I remember this season very well. It was one of the first seasons I was really paying attention. I had been collecting cards for a couple of years, but I did not start watching games frequently until about 1993. Even at the young age of 12, and all of the naivety that goes along with it, I could tell that Danny Darwin was having a great year, and I was perplexed as to why no one was talking about it.
The Red Sox had high hopes for 1993, they had completely overhauled their roster, bringing in new players at second base, right field,and designated hitter, and turning first base, shortstop, and third base over to younger players. The pitching rotation was the team's one strength in 1992, with Roger Clemens and Frank Viola taking up the first two spots. However, in 1993 Clemens slumped and Viola was injured a lot. So, the Red Sox rotation turned to two somewhat surprising players, rookie Aaron Sele and veteran Danny Darwin.
Darwin had been around for years and won the NL ERA title in 1990. He did not exactly come out of nowhere, but in 1993 he was 37 years old and had been a long man and spot starter for Boston in 1992 and was injured much of 1991. Certainly there were not a lot of expectations for him, which is what makes his 1993 season so remarkable.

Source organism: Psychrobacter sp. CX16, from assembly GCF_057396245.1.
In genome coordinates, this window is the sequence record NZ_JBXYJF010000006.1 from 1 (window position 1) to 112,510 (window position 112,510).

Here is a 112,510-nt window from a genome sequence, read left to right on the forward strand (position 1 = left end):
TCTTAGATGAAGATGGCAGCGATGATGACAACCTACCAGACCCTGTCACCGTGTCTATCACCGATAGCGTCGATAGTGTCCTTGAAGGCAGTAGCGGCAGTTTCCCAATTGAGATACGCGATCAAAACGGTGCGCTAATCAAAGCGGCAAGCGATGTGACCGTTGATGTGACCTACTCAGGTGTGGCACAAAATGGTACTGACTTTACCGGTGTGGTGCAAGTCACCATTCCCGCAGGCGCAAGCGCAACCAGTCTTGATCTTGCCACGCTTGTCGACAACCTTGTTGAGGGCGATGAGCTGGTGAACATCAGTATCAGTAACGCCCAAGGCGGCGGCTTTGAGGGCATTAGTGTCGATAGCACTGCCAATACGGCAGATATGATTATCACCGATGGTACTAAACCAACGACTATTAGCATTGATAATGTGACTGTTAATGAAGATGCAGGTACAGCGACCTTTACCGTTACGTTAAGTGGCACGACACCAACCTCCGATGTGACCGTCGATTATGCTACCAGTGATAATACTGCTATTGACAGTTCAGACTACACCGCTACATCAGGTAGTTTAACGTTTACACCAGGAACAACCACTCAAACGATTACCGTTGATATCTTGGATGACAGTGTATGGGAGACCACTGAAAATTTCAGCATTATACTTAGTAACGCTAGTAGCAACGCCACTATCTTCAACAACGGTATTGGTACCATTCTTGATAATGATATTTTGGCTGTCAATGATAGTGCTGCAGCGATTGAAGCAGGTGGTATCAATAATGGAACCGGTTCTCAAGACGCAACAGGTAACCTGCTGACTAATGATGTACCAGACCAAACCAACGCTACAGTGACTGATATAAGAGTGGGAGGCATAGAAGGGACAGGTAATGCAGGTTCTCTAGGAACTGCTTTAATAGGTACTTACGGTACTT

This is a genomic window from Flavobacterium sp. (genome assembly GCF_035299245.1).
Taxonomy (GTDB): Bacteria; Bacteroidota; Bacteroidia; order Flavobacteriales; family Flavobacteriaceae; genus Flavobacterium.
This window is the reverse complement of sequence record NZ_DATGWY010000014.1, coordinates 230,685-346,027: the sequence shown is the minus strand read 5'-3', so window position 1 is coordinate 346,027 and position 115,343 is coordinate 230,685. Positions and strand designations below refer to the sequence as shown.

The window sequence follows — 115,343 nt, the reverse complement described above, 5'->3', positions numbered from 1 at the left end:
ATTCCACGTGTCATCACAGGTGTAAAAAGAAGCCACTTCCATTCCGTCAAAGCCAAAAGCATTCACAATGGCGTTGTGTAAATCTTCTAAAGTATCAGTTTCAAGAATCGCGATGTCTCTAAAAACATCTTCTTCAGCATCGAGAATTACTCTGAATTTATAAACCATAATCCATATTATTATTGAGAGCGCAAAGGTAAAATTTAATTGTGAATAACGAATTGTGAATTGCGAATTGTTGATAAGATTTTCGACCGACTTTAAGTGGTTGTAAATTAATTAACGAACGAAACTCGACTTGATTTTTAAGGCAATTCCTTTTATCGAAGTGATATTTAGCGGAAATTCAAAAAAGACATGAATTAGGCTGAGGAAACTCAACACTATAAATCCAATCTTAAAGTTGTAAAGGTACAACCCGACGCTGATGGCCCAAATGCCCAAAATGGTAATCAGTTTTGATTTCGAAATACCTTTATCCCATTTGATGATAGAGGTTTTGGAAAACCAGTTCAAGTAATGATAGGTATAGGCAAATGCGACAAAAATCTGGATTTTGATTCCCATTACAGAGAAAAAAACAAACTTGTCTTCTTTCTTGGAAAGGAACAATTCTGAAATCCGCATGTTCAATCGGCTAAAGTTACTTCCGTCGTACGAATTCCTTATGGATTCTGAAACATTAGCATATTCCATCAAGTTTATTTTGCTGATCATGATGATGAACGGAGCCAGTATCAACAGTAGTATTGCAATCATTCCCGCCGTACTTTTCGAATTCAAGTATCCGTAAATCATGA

Darwin lead the team in wins in 1993, with 15. He also lost 11 games, but Boston was not a good team that year. Darwin's ERA was 3.26 and his WHIP was 1.068 to lead the league. In 229.1 innings, he gave up only 196 hits and 49 walks, he simply did not allow very many baserunners. He struck out 130. Darwin's WAR that year was 5.1 to lead the team.
I remember a game he pitched against the White Sox that season that was on ESPN. I think it may have been the first game I watched in completion. Darwin was unhittable. He did not give up a hit until the seventh or eighth inning when he allowed a triple to Dan Pasqua that bounced off the center field wall. Even that ball would have been caught if Billy Hatcher had been just a couple of inches taller. He did not give up another hit the rest of the night.
Yet, Darwin was not an All Star that year, and he really did not get much recognition at all. In 1994 he was hurt again and only pitched in 13 games. He left as a free agent after the season.